Never a “Yes” without a “No”

This is one of those seemingly simple statements that worked itself into my thoughts and has been niggling there for a while.  The premise is that you can never say yes to something without saying no at the same time.  This person was specifically talking about time commitments – you know, when you say “yes” to a project that requires your time and energy – you are also saying “no” to spending that time with family.  The more I thought about this, the more I realized that it applies to so much of our life – and you can flip the statement as well.  Every time you say “no” to something, you are also saying “yes” to another something.

Time:  As I mentioned, in the original conversation – we were reminded that saying yes to commitments means saying no to several things.  Spending time with those important to you, spending time for yourself, possibly even spending time on reasons you feel are more valuable/meaningful.

People:  Who (and why) are you saying yes to having in your life?  Are those relationships building you up?  Or are they exhausting you?  Are your relationships equally yoked?  I find myself looking at friendships and other relationships with different eyes.  Every relationship is going to have a fluid state of give and take – but when it is all give (or take) – is it time to evaluate?  Are you able to give when it is needed?  Are you able to let yourself receive when you need the support?  If you say “no” to letting someone help you, are you saying “yes” to isolating yourself and hurting the relationship?  Maybe this is something that comes with age, but I am looking for more substance from friendships/relationships.  Quantity isn’t as important as quality – trite but true.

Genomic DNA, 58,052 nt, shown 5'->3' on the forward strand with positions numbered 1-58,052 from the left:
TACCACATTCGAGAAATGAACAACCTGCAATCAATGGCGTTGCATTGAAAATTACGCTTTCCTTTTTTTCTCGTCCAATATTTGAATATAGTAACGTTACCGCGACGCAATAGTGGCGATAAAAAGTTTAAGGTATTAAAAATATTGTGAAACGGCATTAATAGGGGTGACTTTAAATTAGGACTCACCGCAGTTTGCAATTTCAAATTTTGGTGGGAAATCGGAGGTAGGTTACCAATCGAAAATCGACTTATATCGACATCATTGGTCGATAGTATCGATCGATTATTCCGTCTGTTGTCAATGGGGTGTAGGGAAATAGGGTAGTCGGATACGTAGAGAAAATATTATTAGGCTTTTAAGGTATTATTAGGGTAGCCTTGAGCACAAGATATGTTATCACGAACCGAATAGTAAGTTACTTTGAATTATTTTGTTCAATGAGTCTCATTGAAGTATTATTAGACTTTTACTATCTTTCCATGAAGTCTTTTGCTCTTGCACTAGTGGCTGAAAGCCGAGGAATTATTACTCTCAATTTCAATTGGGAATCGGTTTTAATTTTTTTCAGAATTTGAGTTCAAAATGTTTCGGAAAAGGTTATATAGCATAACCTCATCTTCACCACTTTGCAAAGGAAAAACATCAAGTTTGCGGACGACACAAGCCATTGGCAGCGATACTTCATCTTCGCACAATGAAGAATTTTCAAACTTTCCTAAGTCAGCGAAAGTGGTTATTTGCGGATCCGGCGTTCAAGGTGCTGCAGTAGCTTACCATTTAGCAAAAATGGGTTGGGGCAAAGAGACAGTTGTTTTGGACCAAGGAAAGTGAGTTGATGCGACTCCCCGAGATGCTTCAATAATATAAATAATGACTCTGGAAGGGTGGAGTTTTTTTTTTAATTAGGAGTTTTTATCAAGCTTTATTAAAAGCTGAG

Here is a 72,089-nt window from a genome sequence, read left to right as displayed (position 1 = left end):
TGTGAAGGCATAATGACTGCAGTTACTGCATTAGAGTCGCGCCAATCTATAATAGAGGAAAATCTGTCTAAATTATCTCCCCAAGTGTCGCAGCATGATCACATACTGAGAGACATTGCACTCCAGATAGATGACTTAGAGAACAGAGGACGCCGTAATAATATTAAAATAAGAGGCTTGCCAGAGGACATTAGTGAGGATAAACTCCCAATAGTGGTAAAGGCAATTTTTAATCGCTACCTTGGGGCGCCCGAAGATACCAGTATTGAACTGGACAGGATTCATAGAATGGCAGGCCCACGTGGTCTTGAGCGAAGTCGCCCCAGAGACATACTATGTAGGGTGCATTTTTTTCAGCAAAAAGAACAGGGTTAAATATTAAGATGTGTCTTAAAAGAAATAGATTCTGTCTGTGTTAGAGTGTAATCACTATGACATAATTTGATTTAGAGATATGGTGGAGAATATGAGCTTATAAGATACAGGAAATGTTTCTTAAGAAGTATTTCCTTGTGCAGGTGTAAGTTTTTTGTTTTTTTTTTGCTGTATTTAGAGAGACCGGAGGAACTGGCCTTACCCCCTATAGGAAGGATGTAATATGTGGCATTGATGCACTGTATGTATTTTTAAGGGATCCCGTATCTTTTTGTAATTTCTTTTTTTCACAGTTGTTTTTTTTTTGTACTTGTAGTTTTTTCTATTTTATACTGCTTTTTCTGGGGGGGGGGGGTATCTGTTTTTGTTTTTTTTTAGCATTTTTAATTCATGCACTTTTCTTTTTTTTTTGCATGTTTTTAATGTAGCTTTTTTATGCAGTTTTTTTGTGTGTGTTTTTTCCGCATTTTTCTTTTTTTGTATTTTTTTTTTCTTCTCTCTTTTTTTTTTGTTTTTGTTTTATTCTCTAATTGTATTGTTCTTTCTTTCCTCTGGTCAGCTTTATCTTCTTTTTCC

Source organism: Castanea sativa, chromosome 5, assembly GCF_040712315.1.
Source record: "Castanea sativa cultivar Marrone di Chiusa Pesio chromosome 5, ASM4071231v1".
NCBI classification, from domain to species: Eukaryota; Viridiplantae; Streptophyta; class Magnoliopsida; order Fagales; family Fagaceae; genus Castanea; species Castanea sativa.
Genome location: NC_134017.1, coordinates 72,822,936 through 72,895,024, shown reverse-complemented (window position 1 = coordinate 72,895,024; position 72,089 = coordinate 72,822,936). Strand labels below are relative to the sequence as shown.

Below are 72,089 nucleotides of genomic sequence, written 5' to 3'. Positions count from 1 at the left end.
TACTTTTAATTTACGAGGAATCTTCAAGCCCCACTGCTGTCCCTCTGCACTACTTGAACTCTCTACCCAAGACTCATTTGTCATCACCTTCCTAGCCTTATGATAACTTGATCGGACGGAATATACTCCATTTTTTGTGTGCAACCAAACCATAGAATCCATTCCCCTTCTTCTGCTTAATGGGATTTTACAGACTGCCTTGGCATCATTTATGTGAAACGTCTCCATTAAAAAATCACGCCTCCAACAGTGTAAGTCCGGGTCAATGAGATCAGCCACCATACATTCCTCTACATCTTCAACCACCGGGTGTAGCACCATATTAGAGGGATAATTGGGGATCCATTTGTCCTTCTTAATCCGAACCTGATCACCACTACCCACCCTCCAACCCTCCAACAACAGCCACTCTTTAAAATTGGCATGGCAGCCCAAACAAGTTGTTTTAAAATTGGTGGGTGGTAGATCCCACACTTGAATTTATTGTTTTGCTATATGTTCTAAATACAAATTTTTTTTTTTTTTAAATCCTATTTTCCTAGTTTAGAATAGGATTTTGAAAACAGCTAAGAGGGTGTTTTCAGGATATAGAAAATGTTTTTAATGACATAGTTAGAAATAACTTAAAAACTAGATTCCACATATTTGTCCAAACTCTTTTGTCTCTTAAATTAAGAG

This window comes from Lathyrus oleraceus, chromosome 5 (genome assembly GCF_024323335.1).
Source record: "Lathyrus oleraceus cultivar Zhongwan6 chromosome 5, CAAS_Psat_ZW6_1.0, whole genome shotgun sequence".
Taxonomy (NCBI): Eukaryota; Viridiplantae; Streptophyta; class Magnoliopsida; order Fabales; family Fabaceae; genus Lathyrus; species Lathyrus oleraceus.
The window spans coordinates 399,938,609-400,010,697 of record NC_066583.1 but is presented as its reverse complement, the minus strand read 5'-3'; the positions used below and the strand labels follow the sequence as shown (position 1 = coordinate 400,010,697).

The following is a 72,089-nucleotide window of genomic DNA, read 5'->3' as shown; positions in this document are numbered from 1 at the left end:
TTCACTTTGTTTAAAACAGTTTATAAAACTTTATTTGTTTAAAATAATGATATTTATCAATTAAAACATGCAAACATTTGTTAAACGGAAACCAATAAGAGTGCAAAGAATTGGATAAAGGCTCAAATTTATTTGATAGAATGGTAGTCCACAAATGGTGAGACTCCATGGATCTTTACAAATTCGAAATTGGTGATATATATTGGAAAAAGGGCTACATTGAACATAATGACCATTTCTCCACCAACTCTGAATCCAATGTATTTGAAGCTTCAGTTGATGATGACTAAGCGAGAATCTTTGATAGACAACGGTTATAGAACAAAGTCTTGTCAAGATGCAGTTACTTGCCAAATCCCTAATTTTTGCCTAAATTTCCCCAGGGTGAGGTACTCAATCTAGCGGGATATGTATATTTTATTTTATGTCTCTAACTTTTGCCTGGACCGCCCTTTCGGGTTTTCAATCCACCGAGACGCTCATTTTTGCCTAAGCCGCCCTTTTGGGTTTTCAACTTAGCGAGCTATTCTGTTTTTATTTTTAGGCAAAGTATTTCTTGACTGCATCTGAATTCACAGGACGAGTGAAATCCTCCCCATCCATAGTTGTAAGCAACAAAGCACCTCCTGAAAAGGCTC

Forgiveness:  When we say no to forgiving or asking for forgiveness (someone or ourselves) – we are saying yes to keeping so much alive – bitterness, anger, resentment – just to name a few.  Saying yes to forgiveness allows joy back into life.  A wise person told me that forgiving means that I am realizing that I can’t rewrite history.  Forgiving means saying yes to the future, and no to living in the past.  It offers a new sense of freedom.

Me(You):  Saying yes to being me, being real and saying no to trying to be someone to please others.  Probably AKA being comfortable in your own skin.  If I don’t like who I am, how can I expect anyone else to like me?

Causes:  This is related to time in some aspects.  Yet, it involves so much more.  You are going to invest time and energy, and say no because of this.  Is your cause worth it?  Do you really believe in it – or by saying “yes” to the cause – are you saying “no” to something/someone else as a method of avoidance?

Stuff:  This is a problem area for me that has been under attack with our new living situation!  Look at your “stuff” – the things you have said “yes” to.  Why?  Why did you say yes and continue to say yes to it?  I am amazed at how important I let “stuff” become, and how freeing it can be to say “no” to it.

Two other areas come to mind – attitude and food.  Maybe a third – exercise.  I think the “yes”/”no” concept is pretty obvious with these.

My challenge (and I extend this to you) – spend time and think about all the things you are continually saying yes and no to.  Which are the good “yeses” and “noes” – and which need to be reconsidered?

 

 

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